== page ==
Adding protection and durability:  The horns can be sprayed with one or two coats of acrylic varnish spray.  Allow the horns to dry fully between each coat.

Removing the cores:  After the horns are fully dry - gawd, surely not another 24 hours  - remove the plant support cores by twisting carefully. They come out quite easily.

Adding lights:  Install an LED light in the base of each horn.

Comments

author
KristinaY2K made it!(author)2015-04-14

I didn't see how to attach them-are they too heavy and unwieldy to attach to a headband?

author
gemtree made it!(author)2014-12-04

How are they attached to the head?

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KDS4444 made it!(author)2012-10-26

Maybe you should consider adding a step called "Removing the cores" which would come before this final stage. You only state that you removed the support cores by "twisting carefully." Is it really that simple? How many times have you done this and has it ever gone wrong or have the horns ever come apart while removing the cores? Are the cores reusable? Etc.

author
IndyParrothead made it!(author)2011-02-21

It looks like all of your horns twist the same direction, it seems like if you flipped the core wire piece before beginning you could get a pair that curled together in front...if that makes any sense at all :P

author
Dimensionz made it!(author)2011-03-05

Yes, they do all twist in the same direction unfortunately. Flip the core wire piece any way you like, and they still face in the same direction :( I'm sure there's some mathematical principle involved here that I don't understand!
The only way to create the illusion of them going in different directions is to cut the second piece so that the upper point ends up facing in the opposite direction to the first piece. That is, if the tip of the first piece is facing to the right, the tip of the second piece has to be facing to the left - and vice versa. It's one of those things that has to be done for real - you just can't picture it accurately in your head. Or maybe it's just me that can't picture it accurately :P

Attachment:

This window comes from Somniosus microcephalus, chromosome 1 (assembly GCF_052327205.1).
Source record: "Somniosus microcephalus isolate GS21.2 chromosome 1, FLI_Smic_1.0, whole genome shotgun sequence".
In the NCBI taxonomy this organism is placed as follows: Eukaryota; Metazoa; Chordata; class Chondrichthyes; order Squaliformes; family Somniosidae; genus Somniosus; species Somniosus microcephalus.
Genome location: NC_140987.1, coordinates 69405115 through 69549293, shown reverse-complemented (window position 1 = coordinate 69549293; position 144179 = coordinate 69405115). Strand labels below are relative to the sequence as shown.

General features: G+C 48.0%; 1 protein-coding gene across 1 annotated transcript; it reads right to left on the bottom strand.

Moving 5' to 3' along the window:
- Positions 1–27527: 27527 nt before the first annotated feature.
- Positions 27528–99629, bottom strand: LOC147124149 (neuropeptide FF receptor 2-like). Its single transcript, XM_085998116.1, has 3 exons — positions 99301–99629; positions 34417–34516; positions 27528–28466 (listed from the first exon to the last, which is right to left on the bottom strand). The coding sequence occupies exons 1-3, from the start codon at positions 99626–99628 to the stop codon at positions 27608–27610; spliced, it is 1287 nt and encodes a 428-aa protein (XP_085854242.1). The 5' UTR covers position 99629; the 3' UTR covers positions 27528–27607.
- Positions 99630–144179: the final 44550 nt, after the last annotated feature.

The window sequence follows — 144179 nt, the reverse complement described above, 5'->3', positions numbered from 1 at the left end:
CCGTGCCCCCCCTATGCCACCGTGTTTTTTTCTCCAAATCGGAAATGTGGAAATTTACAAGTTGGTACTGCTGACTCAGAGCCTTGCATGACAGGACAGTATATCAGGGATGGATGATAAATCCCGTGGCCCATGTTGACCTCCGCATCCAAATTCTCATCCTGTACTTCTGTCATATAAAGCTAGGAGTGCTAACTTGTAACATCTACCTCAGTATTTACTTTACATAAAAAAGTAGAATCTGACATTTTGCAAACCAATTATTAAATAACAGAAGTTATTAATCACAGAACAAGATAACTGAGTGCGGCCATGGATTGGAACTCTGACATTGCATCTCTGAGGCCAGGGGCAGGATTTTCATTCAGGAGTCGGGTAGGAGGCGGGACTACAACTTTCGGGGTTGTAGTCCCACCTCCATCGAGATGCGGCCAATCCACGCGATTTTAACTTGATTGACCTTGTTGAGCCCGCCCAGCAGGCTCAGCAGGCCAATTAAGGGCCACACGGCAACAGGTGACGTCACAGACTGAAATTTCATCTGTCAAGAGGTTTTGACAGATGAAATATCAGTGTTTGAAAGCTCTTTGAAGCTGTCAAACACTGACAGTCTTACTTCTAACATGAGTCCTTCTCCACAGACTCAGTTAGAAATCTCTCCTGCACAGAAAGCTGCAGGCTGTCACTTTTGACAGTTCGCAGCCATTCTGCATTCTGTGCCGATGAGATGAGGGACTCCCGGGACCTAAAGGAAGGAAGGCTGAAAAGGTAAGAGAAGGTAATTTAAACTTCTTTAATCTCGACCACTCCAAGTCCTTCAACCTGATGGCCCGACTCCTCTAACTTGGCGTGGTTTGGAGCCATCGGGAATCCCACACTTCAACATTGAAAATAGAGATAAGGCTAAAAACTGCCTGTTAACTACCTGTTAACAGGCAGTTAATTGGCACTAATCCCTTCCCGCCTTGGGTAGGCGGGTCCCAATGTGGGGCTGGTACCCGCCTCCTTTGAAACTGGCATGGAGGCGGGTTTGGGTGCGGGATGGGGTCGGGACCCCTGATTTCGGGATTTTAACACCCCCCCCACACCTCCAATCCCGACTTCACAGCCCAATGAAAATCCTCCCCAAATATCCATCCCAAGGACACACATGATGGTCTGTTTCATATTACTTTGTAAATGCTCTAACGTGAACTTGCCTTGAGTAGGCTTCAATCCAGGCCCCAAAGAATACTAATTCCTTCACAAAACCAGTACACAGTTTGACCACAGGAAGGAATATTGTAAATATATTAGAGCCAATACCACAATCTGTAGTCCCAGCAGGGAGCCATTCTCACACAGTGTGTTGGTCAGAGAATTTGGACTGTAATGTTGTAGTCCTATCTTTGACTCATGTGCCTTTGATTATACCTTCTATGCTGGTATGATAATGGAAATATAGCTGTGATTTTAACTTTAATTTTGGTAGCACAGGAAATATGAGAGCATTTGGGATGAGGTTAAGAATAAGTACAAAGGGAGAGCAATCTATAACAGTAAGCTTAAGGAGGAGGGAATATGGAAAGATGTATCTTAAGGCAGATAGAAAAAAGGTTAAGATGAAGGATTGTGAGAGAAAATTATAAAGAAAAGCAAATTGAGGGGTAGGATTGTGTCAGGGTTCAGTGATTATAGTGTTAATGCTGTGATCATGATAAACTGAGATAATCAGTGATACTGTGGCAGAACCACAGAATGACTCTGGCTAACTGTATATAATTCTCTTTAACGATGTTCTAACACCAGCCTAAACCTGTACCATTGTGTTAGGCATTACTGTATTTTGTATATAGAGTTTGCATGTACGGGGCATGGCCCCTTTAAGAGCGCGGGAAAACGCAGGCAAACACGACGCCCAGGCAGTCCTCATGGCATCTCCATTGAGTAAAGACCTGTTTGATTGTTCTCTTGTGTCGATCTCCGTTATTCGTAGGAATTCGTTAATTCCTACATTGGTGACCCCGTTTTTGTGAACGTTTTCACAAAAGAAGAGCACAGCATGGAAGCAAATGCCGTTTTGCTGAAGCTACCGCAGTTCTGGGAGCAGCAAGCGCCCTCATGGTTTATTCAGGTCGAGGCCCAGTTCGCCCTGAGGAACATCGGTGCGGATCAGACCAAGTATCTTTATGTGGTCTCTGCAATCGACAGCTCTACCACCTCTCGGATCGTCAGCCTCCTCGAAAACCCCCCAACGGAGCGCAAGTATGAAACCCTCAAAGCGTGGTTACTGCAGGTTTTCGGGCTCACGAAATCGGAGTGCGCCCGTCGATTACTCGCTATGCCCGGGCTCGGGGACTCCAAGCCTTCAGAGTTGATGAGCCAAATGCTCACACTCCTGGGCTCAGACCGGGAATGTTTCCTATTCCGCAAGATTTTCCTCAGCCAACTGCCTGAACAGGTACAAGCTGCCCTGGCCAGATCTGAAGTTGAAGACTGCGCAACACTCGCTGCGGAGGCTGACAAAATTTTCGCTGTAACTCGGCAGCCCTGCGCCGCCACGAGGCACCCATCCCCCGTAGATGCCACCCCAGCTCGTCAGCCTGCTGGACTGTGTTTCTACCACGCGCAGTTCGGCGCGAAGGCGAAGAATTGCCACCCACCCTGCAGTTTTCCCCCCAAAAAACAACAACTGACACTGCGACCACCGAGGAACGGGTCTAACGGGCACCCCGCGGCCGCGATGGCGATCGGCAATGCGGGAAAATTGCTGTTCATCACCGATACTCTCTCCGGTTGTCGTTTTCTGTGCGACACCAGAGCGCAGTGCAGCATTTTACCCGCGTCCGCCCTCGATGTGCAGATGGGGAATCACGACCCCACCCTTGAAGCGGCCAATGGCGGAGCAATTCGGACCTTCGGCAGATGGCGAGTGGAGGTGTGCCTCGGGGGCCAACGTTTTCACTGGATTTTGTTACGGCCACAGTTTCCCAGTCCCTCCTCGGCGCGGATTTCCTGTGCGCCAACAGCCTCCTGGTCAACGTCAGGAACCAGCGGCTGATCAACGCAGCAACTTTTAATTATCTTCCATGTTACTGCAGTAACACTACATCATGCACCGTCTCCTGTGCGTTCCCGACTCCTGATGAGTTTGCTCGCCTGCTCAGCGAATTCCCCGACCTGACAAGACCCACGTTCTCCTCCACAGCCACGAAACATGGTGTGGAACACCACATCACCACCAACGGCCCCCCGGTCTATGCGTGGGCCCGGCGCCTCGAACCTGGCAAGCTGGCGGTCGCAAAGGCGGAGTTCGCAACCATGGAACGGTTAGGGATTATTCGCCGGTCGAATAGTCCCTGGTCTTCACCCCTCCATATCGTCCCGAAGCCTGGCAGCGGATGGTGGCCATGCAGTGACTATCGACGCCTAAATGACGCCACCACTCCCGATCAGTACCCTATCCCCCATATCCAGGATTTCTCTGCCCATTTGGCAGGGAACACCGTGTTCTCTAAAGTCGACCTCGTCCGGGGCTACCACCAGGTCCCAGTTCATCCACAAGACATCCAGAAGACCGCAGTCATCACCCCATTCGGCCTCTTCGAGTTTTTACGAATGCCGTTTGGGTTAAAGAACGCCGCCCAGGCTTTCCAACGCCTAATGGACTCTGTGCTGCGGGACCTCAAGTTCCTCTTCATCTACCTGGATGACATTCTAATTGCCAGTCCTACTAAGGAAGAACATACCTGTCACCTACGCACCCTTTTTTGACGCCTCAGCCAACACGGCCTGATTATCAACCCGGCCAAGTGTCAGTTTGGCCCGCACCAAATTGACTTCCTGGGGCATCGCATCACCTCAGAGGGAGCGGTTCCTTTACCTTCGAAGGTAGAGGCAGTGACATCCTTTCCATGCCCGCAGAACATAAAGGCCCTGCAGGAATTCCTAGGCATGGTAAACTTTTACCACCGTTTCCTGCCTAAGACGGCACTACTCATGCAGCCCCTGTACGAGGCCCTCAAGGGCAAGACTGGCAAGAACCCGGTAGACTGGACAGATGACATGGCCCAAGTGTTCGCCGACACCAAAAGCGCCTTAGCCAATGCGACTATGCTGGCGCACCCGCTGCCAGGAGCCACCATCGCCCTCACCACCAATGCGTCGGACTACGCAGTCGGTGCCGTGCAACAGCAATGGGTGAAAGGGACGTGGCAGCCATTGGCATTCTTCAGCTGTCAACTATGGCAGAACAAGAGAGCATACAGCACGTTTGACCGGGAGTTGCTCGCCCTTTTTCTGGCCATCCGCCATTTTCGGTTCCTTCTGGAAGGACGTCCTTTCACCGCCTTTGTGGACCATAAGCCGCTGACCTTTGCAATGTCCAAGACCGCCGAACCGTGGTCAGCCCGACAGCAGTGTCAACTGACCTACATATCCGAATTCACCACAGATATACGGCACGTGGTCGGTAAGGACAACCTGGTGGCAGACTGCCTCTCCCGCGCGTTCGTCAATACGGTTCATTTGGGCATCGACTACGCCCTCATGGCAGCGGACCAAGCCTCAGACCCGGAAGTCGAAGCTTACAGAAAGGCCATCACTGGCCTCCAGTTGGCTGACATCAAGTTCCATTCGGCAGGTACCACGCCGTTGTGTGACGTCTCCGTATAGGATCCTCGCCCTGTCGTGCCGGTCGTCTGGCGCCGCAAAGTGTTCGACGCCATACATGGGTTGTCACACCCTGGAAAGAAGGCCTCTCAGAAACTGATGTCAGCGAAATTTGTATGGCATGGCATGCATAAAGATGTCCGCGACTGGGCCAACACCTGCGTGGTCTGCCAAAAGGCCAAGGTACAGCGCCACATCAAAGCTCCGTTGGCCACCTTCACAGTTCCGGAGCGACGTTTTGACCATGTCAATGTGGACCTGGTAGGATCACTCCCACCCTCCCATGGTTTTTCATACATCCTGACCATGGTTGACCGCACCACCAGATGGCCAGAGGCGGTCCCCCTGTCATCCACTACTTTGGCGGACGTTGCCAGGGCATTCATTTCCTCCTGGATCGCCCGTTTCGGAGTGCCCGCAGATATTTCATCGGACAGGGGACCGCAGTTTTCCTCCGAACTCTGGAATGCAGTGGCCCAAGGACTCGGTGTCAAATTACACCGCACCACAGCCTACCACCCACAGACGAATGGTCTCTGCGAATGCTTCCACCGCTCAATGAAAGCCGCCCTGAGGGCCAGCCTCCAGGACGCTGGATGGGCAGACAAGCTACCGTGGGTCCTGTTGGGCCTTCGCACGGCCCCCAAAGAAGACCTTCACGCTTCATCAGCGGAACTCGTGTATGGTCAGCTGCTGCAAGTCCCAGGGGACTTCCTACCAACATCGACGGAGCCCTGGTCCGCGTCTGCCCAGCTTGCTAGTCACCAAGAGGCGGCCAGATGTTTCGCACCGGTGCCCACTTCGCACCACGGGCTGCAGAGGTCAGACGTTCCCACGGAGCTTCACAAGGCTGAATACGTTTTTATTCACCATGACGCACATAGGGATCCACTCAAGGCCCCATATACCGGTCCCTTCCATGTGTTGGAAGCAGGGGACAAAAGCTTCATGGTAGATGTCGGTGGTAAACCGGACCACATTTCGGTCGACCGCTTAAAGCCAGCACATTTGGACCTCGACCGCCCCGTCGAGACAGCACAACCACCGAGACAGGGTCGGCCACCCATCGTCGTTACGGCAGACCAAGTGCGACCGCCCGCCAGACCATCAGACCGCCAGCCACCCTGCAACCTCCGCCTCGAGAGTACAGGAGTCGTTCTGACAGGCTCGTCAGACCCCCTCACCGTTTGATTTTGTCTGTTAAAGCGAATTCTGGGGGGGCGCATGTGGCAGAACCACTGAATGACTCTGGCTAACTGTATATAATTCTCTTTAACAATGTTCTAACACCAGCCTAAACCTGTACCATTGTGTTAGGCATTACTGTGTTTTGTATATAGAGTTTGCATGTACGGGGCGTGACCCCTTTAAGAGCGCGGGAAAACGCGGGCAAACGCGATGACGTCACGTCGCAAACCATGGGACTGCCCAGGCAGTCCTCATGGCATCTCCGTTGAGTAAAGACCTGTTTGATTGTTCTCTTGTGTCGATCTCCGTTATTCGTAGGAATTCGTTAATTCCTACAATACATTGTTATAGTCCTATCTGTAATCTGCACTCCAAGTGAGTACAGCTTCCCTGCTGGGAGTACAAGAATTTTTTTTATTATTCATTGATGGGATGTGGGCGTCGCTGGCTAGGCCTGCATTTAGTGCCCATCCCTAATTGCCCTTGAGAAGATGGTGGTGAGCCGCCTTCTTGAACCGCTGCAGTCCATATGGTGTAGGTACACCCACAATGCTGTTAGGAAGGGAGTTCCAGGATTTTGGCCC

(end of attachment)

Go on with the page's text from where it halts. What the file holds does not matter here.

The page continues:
author
Dimensionz made it!(author)2010-11-07

Never having used model magic before, I sealed the horns before painting. I didn't know if the paint was going to (a) stick properly to the surface of the model magic, or (b) react in a bad way with the model magic (e.g. soften it, fall off it, etc). I guess I was being over-careful. Basically I sealed, painted, and sealed again over the paint.

author
co-op made it!(author)2010-11-07

is it suggested that you paint before or after sealing? i would think it's before, but i'd rather check first

author
Lissote made it!(author)2010-10-17

By plant support, what gauge wire do you mean? As thick as a coat hanger, maybe?

author
Lissote made it!(author)2010-10-17

Oh, I see from your other tutorial that they're pretty huge.

author
Dimensionz made it!(author)2010-10-18

yes, they're about 1cm or 5/8 of an inch thick. But they're hollow, and not too hard to cut. I found that a decent pair of wirecutters cut through them quite easily.

author
scoochmaroo made it!(author)2010-09-16

Stop changing your pictures! :D
The one with them on your head, or the last one on the last step make the most intriguing intro pictures (meaning more people will want to click on it!)

author
Dimensionz made it!(author)2010-09-16

OK! You're the boss.

author
sn0manX made it!(author)2010-09-14

how hard is it when it drys?

author
Dimensionz made it!(author)2010-09-14

Once dry, it feels like a cross between rubber and marshmallow - very very light, and a little springy. It doesn't seem to be super strong - but maybe I rolled it out too thinly. TBH this is my first time using it - I do like it though, as it seems to be cheaper than other modeling media.

author
red-king made it!(author)2010-09-13

do you think it's possible to make ram horns using this method?

author
Dimensionz made it!(author)2010-09-13

I would cautiously say yes, if the horns are not too long. Maybe make them thicker at the base. Or even give my other horn instructable a try - it might be better for rams' horns, if they're very curly and longish. This one, I think, is good for shorter horns. Hope you will post pics here, if you make them! :) would love to see them.

author
red-king made it!(author)2010-09-13

I don't know if/ when i will try it out, but I'll post some pictures if/when I do. I'm pretty busy these days.